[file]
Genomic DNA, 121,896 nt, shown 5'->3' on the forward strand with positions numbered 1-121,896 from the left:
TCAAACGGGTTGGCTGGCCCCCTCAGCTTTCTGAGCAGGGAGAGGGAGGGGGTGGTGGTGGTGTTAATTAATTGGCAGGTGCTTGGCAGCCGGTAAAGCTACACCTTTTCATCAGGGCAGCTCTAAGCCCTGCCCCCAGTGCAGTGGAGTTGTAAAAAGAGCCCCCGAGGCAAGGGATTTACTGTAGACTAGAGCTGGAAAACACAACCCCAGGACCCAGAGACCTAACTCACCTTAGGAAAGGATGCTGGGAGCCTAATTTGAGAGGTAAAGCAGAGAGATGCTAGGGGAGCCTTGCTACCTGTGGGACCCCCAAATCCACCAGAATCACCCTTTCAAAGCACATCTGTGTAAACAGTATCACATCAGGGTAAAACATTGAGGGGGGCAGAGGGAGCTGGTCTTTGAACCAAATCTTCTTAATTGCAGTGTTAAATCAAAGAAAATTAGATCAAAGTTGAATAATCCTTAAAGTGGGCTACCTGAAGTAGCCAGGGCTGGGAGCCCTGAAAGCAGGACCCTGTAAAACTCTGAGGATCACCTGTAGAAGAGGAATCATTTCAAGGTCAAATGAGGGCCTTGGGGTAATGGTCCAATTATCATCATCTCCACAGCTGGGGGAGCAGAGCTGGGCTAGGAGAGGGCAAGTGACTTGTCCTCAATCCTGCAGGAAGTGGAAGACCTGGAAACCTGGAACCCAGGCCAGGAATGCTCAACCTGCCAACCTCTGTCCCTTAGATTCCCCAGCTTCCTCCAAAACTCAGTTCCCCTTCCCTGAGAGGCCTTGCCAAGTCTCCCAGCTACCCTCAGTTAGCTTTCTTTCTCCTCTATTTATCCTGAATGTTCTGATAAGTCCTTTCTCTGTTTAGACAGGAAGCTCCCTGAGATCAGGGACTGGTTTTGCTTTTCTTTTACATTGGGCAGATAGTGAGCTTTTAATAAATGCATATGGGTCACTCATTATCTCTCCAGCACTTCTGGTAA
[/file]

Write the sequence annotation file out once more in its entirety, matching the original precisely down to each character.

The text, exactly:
Genomic DNA, 121,896 nt, shown 5'->3' on the forward strand with positions numbered 1-121,896 from the left:
TCAAACGGGTTGGCTGGCCCCCTCAGCTTTCTGAGCAGGGAGAGGGAGGGGGTGGTGGTGGTGTTAATTAATTGGCAGGTGCTTGGCAGCCGGTAAAGCTACACCTTTTCATCAGGGCAGCTCTAAGCCCTGCCCCCAGTGCAGTGGAGTTGTAAAAAGAGCCCCCGAGGCAAGGGATTTACTGTAGACTAGAGCTGGAAAACACAACCCCAGGACCCAGAGACCTAACTCACCTTAGGAAAGGATGCTGGGAGCCTAATTTGAGAGGTAAAGCAGAGAGATGCTAGGGGAGCCTTGCTACCTGTGGGACCCCCAAATCCACCAGAATCACCCTTTCAAAGCACATCTGTGTAAACAGTATCACATCAGGGTAAAACATTGAGGGGGGCAGAGGGAGCTGGTCTTTGAACCAAATCTTCTTAATTGCAGTGTTAAATCAAAGAAAATTAGATCAAAGTTGAATAATCCTTAAAGTGGGCTACCTGAAGTAGCCAGGGCTGGGAGCCCTGAAAGCAGGACCCTGTAAAACTCTGAGGATCACCTGTAGAAGAGGAATCATTTCAAGGTCAAATGAGGGCCTTGGGGTAATGGTCCAATTATCATCATCTCCACAGCTGGGGGAGCAGAGCTGGGCTAGGAGAGGGCAAGTGACTTGTCCTCAATCCTGCAGGAAGTGGAAGACCTGGAAACCTGGAACCCAGGCCAGGAATGCTCAACCTGCCAACCTCTGTCCCTTAGATTCCCCAGCTTCCTCCAAAACTCAGTTCCCCTTCCCTGAGAGGCCTTGCCAAGTCTCCCAGCTACCCTCAGTTAGCTTTCTTTCTCCTCTATTTATCCTGAATGTTCTGATAAGTCCTTTCTCTGTTTAGACAGGAAGCTCCCTGAGATCAGGGACTGGTTTTGCTTTTCTTTTACATTGGGCAGATAGTGAGCTTTTAATAAATGCATATGGGTCACTCATTATCTCTCCAGCACTTCTGGTAA